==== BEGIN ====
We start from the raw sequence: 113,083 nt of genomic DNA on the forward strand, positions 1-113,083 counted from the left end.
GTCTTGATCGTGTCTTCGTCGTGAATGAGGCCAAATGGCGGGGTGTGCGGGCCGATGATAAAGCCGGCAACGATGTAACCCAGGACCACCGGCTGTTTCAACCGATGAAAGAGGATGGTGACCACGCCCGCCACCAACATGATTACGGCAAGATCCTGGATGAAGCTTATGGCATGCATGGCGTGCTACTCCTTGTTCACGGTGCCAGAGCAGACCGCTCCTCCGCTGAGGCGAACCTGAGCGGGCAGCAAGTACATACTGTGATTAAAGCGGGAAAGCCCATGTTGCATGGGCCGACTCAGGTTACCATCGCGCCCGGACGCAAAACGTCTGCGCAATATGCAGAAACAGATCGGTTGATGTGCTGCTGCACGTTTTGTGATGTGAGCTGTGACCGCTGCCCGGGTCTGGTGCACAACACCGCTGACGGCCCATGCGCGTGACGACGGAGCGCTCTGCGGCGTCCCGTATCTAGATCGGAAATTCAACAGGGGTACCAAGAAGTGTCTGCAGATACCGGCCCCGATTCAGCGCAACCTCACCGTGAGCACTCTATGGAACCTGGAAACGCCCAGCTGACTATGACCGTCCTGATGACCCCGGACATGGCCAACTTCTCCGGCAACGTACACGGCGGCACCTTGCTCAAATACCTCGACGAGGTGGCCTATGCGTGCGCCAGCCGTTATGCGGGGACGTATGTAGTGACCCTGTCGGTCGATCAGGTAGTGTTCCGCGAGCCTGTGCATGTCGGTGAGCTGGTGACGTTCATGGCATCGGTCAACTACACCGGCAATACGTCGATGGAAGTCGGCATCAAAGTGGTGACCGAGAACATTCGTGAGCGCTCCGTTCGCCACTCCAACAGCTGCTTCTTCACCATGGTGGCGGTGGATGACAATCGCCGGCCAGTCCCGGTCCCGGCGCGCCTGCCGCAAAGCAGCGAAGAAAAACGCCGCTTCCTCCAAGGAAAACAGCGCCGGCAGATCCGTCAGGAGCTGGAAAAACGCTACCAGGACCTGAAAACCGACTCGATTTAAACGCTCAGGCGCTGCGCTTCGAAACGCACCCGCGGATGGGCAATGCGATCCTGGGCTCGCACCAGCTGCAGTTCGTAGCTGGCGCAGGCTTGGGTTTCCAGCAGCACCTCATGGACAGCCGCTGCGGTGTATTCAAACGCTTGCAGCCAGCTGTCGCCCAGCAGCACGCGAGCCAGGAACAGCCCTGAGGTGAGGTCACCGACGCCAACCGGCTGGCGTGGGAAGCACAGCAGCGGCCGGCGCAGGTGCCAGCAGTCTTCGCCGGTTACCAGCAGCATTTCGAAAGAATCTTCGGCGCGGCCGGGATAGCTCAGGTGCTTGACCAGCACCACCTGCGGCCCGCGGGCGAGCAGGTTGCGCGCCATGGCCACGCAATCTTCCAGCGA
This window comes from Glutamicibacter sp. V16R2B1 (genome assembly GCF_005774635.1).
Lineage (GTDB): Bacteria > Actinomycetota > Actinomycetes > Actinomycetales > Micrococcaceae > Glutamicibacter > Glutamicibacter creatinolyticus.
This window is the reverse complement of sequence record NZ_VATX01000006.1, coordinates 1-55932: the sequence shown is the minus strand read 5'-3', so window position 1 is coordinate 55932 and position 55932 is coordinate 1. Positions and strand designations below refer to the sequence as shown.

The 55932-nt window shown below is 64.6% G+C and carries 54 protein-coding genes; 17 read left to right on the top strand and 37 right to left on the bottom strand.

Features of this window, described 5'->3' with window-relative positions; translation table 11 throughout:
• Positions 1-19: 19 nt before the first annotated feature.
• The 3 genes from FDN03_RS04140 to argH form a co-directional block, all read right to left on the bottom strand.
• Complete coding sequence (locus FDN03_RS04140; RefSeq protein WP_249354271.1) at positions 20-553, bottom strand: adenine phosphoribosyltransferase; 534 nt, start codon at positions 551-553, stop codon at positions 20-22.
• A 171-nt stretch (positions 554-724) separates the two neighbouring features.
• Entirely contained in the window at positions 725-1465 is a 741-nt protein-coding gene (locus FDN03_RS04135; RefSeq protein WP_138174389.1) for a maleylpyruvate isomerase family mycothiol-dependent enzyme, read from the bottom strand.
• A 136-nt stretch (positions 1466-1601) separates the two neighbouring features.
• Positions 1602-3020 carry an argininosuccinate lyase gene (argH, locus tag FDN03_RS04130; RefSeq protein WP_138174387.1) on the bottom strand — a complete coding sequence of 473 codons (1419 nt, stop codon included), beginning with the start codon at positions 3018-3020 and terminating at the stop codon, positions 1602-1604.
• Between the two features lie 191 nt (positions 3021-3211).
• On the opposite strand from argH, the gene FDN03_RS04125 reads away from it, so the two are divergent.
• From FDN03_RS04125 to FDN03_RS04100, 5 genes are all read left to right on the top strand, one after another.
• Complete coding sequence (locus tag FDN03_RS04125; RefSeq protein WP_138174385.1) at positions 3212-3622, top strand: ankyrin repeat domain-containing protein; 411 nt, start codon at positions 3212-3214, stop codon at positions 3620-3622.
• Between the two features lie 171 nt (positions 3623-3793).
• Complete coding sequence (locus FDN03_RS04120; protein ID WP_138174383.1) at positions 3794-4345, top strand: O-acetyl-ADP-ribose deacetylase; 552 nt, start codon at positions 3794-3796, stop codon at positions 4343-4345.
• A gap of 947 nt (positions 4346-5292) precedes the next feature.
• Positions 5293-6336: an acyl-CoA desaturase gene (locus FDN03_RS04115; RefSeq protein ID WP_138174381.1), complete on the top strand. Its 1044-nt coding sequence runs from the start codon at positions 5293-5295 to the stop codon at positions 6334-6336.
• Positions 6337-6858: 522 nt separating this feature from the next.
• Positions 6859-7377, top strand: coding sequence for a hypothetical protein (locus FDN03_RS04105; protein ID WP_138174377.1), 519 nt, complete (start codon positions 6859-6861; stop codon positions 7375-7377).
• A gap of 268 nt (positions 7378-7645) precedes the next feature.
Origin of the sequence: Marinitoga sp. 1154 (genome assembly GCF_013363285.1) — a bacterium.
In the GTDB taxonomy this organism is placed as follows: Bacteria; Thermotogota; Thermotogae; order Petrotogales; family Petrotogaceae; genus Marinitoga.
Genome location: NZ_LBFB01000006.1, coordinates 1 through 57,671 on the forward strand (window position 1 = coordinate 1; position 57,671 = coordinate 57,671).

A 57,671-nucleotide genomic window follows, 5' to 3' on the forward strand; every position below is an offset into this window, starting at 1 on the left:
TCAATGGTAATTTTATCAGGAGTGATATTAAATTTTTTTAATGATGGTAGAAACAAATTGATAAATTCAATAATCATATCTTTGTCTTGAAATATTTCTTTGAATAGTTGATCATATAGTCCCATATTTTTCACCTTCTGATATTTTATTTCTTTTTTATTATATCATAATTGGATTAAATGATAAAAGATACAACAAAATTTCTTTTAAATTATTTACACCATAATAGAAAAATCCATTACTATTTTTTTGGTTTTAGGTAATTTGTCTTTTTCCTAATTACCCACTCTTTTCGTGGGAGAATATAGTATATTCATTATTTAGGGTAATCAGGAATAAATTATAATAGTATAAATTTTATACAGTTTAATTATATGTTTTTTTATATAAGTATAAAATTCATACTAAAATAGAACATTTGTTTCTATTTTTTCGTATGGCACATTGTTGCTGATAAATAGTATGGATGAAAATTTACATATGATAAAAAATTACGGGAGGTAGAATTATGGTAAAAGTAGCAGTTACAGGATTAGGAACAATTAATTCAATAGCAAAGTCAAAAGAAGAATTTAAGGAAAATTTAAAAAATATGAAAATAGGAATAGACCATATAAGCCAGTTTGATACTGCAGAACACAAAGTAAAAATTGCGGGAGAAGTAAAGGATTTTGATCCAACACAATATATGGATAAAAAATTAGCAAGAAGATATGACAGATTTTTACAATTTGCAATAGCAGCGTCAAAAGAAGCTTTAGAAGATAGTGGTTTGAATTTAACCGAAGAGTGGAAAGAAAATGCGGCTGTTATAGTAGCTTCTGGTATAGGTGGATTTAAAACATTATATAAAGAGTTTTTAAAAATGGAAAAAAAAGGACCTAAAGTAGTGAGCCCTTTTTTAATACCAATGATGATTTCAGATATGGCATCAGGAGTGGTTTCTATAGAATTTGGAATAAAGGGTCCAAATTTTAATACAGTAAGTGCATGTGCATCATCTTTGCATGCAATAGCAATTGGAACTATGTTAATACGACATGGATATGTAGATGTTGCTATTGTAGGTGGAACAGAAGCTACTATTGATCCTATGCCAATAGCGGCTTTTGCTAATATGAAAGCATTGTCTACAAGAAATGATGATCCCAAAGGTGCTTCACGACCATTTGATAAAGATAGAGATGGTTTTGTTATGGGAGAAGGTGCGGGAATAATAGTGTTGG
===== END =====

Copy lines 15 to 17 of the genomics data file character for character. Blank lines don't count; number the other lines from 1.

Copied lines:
• Between the two features lie 191 nt (positions 3021-3211).
• On the opposite strand from argH, the gene FDN03_RS04125 reads away from it, so the two are divergent.
• From FDN03_RS04125 to FDN03_RS04100, 5 genes are all read left to right on the top strand, one after another.